* Indexes up: Dow 0.28 pct, S&P 0.06 pct, Nasdaq 0.12 pct
* Wells Fargo weighs on financials
* Consumer sentiment tops expectations
* AMD drops after revenue warning
By Chuck Mikolajczak
NEW YORK, Oct 12 (Reuters) - U.S. stocks rose modestly on
Friday after data showing consumer sentiment rose in October to
its highest in five years and inflation pressure remained in
check last month.
The positive economic data overshadowed a decline in shares
of the banking sector.
The Thomson Reuters/University of Michigan's preliminary
October reading on consumer sentiment rose to 83.1, well above
the 78 forecast for the index as optimism about the economy
A separate report showed producer prices rose a
steeper-than-expected 1.1 percent in September, but excluding
volatile food and energy costs, the Labor Department's Producer
Price Index was flat compared with August, indicating underlying
inflation pressures remained muted.
The data helped offset a drop in bank shares after earnings
from JPMorgan Chase & Co and Wells Fargo & Co.
JP Morgan, the largest U.S. bank, edged up 0.6 percent to
$42.37 after paring earlier gains. Wells Fargo, the biggest U.S.
home lender, dropped 2.5 percent to $34.40. The KBW Bank index
lost 1.2 percent.
Both banks benefitted significantly from a home loan
refinancing boom, but investors were disappointed revenue from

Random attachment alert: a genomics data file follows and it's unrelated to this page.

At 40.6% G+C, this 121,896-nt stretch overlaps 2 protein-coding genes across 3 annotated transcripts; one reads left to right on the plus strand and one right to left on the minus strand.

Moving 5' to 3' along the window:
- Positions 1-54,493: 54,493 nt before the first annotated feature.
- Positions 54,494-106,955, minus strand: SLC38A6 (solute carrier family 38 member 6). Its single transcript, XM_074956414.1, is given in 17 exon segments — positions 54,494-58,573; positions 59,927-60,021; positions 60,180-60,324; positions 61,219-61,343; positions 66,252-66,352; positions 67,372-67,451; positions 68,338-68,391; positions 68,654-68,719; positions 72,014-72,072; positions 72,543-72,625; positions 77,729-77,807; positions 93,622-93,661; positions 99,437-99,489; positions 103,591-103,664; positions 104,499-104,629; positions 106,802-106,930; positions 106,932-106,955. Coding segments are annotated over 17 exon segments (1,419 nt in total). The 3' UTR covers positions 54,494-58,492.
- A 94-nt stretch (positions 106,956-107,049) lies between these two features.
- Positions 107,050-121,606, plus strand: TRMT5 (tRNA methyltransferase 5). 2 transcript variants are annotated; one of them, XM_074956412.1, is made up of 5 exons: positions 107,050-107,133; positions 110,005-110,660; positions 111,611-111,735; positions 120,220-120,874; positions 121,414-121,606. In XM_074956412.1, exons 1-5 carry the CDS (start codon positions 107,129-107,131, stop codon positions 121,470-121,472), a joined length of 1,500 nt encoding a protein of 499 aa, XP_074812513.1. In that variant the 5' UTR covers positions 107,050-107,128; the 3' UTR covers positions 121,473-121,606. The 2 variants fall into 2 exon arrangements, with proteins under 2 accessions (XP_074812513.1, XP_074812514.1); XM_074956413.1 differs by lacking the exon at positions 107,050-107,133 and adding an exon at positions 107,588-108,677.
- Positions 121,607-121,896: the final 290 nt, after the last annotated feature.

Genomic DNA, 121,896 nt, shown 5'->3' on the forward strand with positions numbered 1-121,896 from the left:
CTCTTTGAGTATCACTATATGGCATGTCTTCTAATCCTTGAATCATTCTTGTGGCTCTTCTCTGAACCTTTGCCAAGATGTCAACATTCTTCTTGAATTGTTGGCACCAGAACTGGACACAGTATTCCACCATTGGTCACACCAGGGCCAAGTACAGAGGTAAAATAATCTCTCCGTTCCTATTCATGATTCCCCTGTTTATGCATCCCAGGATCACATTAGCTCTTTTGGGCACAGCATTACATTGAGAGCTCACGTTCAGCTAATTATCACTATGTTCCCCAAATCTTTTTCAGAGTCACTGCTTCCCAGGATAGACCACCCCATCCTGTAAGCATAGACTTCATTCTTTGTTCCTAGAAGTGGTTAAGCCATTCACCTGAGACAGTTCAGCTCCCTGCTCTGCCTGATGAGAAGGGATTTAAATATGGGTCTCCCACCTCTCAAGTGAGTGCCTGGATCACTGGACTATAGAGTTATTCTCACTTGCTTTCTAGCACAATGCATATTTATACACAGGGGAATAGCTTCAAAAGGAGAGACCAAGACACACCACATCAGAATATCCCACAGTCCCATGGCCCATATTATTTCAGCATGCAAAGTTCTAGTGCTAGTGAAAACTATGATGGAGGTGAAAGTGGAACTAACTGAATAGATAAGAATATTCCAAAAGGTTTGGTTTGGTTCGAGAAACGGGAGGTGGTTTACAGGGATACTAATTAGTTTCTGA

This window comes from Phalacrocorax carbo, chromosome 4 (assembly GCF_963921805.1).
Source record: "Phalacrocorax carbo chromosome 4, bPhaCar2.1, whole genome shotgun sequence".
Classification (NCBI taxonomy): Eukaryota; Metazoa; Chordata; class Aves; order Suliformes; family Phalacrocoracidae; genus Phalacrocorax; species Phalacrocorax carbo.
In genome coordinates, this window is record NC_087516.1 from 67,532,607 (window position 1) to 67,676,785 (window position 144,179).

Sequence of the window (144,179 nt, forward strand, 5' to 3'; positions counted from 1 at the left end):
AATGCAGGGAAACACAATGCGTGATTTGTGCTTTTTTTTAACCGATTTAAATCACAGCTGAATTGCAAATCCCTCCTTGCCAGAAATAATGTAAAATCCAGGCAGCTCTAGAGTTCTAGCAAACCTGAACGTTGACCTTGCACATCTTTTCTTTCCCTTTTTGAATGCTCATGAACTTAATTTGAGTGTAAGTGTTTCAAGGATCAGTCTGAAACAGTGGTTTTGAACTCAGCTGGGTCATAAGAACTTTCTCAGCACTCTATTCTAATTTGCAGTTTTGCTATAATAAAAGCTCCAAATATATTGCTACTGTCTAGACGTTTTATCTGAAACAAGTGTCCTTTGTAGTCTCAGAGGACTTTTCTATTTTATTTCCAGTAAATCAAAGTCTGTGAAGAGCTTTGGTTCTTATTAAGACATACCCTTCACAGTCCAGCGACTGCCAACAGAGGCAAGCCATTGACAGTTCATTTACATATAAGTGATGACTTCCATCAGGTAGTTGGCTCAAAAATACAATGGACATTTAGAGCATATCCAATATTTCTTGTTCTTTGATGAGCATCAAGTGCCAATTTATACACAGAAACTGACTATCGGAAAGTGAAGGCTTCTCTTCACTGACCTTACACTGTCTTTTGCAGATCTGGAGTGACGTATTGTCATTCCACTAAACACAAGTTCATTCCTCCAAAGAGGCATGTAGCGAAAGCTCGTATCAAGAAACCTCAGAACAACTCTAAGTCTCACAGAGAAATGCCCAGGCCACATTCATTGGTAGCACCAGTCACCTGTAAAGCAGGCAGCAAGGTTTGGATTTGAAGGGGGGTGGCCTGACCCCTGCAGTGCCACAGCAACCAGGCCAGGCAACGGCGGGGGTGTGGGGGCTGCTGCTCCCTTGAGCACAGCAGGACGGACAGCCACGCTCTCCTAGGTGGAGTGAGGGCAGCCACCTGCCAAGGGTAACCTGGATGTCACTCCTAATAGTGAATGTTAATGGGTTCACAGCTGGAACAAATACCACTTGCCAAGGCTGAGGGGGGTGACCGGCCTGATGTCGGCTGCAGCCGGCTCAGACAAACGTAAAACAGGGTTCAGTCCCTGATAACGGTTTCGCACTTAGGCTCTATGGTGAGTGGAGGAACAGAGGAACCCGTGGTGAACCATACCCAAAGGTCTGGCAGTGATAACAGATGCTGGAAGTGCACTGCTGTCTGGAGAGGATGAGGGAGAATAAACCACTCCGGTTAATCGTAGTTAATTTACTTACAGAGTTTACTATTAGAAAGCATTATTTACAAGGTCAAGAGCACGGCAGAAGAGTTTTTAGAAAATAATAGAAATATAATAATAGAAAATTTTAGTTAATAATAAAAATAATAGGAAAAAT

Wells Fargo came in shy of expectations.
The banks' earnings were expected to the primary factor for
Friday's market, but they were unexciting and yet stocks were
higher, said Stephen Massocca, managing director at Wedbush
Morgan in San Francisco.
"Probably (it's) the Michigan consumer sentiment. That was a
better-than-expected number. You had the unemployment claims
yesterday. You are starting to see some better economic data
percolate through," he said.
Massocca also cited the Federal Reserve's monetary policy as
a big driver as it is providing so much liquidity it makes "the
line of least resistance for all securities markets" upward.
The benchmark S&P index is down 1.7 percent so far this
week, putting it on track for its worst weekly performance since
a 3 percent drop in the week through June 3.
Weak global demand has heightened investor worry over
corporate earnings. As a group, S&P 500 companies' quarterly
earnings are expected to fall 3 percent from a year ago,
according to Thomson Reuters data, marking the first decline in
The Dow Jones industrial average gained 37.16 points,
or 0.28 percent, to 13,363.55. The Standard & Poor's 500 Index
rose 0.81 point, or 0.06 percent, to 1,433.65. The Nasdaq
Composite Index added 3.79 points, or 0.12 percent, to
Advanced Micro Devices Inc dropped 9.4 percent to
$2.90 after the chipmaker said its third-quarter revenue likely
fell 10 percent from the previous quarter as a weak global
economy and a growing preference for tablets slams the PC
U.S.-listed shares of STMicroelectronics
jumped 9 percent to $6.15 after Bloomberg reported Europe's top
semiconductor maker was considering a breakup that could lead to
the sale of its struggling mobile-phone chip business.
J.B. Hunt Transport Services jumped 7.1 percent to
$58.68 after posting quarterly earnings, lifting the Dow Jones
Transportation average to 1.2 percent. Many analysts had
recently noted the divergence between the transports and the
industrials as troubling sign for the markets.